City leaders encourage the 37,000 people in Leeds who have not had COVID vaccine to take the jab as cases rise by 11 per cent in a week
The rate of COVID infections across Leeds has risen by 11 per cent in the last seven days.
City leaders say this is in line with a trend of rising infection rates nationally with test positivity at 11.4 per cent, while the over 60s rate is also very high at 291.7 per 100,000 up 33 per cent in the last 7 days.
The 11-16 year old age group has the highest level of infection but there are signs that this is levelling off as the vaccination programme in school age children’s progresses and more than 4,600 children have been vaccinated in schools so far.
However, in a memo circulated to key players in the city, Coun James Lewis, the leader of Leeds City Council and Tom Riordan, the authority's chief executive, say they are concerned about the 37,000 people in Leeds who are classed as vulnerable and who haven't had a first vaccination against COVID.
The number of COVID patients in hospital has risen and there is significant demand in social care and the care sector, reflective of workforce pressures in these sectors, but, they added, there are very low number of university students ill with COVID compared to this time last year, with high vaccination take-up amongst the student population.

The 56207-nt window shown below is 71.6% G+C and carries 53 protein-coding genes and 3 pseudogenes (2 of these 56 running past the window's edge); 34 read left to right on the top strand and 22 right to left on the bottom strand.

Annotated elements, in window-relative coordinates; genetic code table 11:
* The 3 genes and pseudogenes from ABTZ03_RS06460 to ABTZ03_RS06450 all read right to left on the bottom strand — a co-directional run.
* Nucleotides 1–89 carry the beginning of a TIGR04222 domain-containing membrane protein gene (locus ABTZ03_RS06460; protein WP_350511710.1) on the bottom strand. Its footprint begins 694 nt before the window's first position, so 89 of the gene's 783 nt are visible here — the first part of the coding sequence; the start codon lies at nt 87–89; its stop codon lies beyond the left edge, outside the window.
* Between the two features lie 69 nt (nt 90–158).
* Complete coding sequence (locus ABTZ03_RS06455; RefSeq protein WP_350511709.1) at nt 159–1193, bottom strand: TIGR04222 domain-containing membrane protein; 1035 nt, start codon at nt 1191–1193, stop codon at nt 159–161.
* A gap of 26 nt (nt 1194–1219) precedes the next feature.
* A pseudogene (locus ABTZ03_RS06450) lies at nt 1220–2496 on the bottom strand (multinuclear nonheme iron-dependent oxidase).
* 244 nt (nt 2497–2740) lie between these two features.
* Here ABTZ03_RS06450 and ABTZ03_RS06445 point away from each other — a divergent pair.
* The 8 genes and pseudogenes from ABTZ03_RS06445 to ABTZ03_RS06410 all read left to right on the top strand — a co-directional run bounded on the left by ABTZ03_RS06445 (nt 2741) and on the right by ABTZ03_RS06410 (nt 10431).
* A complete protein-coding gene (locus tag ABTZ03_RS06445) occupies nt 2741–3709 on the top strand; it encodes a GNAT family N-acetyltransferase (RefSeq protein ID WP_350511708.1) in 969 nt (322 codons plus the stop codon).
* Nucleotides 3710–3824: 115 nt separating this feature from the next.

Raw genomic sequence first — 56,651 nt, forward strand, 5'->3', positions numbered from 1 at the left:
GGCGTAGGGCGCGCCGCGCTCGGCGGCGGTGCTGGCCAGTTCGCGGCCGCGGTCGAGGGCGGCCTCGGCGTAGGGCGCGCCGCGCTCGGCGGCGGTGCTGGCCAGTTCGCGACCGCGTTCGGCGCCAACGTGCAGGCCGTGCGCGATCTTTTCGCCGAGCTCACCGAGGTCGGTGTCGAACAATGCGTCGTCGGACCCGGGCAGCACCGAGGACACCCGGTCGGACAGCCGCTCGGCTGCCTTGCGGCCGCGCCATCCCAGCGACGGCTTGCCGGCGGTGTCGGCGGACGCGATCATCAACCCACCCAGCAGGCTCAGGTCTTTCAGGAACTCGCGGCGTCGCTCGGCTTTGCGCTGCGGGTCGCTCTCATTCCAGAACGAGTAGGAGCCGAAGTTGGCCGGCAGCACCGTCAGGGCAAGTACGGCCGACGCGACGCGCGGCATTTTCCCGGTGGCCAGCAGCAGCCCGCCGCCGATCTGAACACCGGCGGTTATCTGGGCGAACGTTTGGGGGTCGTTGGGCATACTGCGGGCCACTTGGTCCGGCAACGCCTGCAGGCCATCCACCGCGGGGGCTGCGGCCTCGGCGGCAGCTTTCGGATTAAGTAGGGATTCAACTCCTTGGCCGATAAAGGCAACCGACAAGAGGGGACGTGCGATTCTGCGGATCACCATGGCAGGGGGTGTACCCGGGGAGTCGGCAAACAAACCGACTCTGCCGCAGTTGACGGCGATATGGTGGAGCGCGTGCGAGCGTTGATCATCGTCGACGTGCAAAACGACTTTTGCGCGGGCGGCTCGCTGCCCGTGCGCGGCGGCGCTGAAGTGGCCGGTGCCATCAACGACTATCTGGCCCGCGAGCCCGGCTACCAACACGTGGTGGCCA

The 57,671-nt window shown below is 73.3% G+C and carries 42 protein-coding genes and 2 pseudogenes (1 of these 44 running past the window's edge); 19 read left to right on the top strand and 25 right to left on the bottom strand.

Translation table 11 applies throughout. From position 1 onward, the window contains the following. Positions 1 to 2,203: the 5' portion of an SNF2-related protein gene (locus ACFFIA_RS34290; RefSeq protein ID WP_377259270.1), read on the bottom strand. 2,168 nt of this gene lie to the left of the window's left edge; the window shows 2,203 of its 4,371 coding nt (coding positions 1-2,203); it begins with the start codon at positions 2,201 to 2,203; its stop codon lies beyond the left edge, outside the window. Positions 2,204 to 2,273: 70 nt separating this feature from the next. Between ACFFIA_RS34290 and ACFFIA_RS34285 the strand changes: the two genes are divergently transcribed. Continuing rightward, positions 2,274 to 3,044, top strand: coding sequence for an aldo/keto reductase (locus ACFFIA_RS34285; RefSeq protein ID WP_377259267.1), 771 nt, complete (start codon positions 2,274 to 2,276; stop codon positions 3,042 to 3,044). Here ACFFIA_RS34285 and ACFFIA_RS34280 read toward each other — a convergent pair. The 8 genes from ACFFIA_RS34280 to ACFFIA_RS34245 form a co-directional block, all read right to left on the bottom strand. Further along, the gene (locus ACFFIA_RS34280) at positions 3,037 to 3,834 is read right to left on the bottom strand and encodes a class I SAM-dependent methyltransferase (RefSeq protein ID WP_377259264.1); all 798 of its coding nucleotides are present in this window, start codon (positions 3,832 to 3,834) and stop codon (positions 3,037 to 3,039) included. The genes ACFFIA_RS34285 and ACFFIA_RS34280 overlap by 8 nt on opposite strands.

She said: "The vaccine still represents the best and quickest method of keeping people safe while ensuring we can continue to see our friends and family and do the activities we enjoy.
"Although there is still widespread community transmission of Covid 19 across Leeds and other UK cities, we know that hospitalisations and deaths are remaining low which is a sign the vaccine is doing its job.
"This is positive news, but there are still many people who haven't been vaccinated and are at a higher risk of becoming seriously ill. As we move into winter I am encouraging anyone who is yet to receive their vaccine (and is not exempt) to please seriously consider the offer and help to keep yourself and your community safe."
Coun Lewis and Mr Riordan said the rate in Leeds was being driven by the high case numbers in school age children, but on a whole, the picture across the whole city remains dynamic despite national talk of a 'Plan B' which could see face masks being made compulsory in some places, powers to introduce vaccine passports and working from home again.
They said: "As we move into the winter, we know the months ahead will be a challenge, but as a city we have shown that we can rise to the challenge if we work together. Let’s strike a wise balance between being positive and ambitious with being realistic and empathetic.
"We continue to have Covid in the city, with public services still recovering from the pandemic, experiencing high demands for services, workforce shortages and high expectation that everything will return to normal.
"But we also have such a strong base to build on with partners in the city and our brilliant communities. Recent city events such as Leeds Digital Festival and Light Night are great examples of our city coming together and this week the launch of the Leeds Winter Favourites programme does give everyone something to look forward to."
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